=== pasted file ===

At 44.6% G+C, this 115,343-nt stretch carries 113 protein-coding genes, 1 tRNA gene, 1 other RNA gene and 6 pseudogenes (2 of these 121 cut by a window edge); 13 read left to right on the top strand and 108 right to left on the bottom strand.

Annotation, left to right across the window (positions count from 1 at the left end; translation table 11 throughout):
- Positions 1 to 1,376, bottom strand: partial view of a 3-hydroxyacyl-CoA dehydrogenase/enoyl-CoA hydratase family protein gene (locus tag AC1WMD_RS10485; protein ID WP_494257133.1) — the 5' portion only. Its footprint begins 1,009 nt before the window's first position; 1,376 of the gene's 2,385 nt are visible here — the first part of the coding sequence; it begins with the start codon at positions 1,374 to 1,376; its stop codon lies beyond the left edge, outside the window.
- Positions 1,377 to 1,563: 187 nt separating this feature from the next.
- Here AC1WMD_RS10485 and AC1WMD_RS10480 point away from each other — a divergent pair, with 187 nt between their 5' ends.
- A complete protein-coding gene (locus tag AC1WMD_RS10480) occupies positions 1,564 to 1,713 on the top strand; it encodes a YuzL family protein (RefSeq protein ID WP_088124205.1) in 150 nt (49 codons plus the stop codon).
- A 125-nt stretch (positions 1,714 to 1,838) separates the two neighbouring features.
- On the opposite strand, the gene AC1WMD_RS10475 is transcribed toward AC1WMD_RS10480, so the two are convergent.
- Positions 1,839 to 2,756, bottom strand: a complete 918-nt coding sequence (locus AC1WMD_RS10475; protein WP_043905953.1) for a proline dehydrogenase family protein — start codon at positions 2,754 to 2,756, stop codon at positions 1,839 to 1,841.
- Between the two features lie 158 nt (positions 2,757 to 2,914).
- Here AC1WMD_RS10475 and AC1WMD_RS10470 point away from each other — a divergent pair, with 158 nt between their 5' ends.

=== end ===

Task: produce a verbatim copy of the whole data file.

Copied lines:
At 44.6% G+C, this 115,343-nt stretch carries 113 protein-coding genes, 1 tRNA gene, 1 other RNA gene and 6 pseudogenes (2 of these 121 cut by a window edge); 13 read left to right on the top strand and 108 right to left on the bottom strand.

Annotation, left to right across the window (positions count from 1 at the left end; translation table 11 throughout):
- Positions 1 to 1,376, bottom strand: partial view of a 3-hydroxyacyl-CoA dehydrogenase/enoyl-CoA hydratase family protein gene (locus tag AC1WMD_RS10485; protein ID WP_494257133.1) — the 5' portion only. Its footprint begins 1,009 nt before the window's first position; 1,376 of the gene's 2,385 nt are visible here — the first part of the coding sequence; it begins with the start codon at positions 1,374 to 1,376; its stop codon lies beyond the left edge, outside the window.
- Positions 1,377 to 1,563: 187 nt separating this feature from the next.
- Here AC1WMD_RS10485 and AC1WMD_RS10480 point away from each other — a divergent pair, with 187 nt between their 5' ends.
- A complete protein-coding gene (locus tag AC1WMD_RS10480) occupies positions 1,564 to 1,713 on the top strand; it encodes a YuzL family protein (RefSeq protein ID WP_088124205.1) in 150 nt (49 codons plus the stop codon).
- A 125-nt stretch (positions 1,714 to 1,838) separates the two neighbouring features.
- On the opposite strand, the gene AC1WMD_RS10475 is transcribed toward AC1WMD_RS10480, so the two are convergent.
- Positions 1,839 to 2,756, bottom strand: a complete 918-nt coding sequence (locus AC1WMD_RS10475; protein WP_043905953.1) for a proline dehydrogenase family protein — start codon at positions 2,754 to 2,756, stop codon at positions 1,839 to 1,841.
- Between the two features lie 158 nt (positions 2,757 to 2,914).
- Here AC1WMD_RS10475 and AC1WMD_RS10470 point away from each other — a divergent pair, with 158 nt between their 5' ends.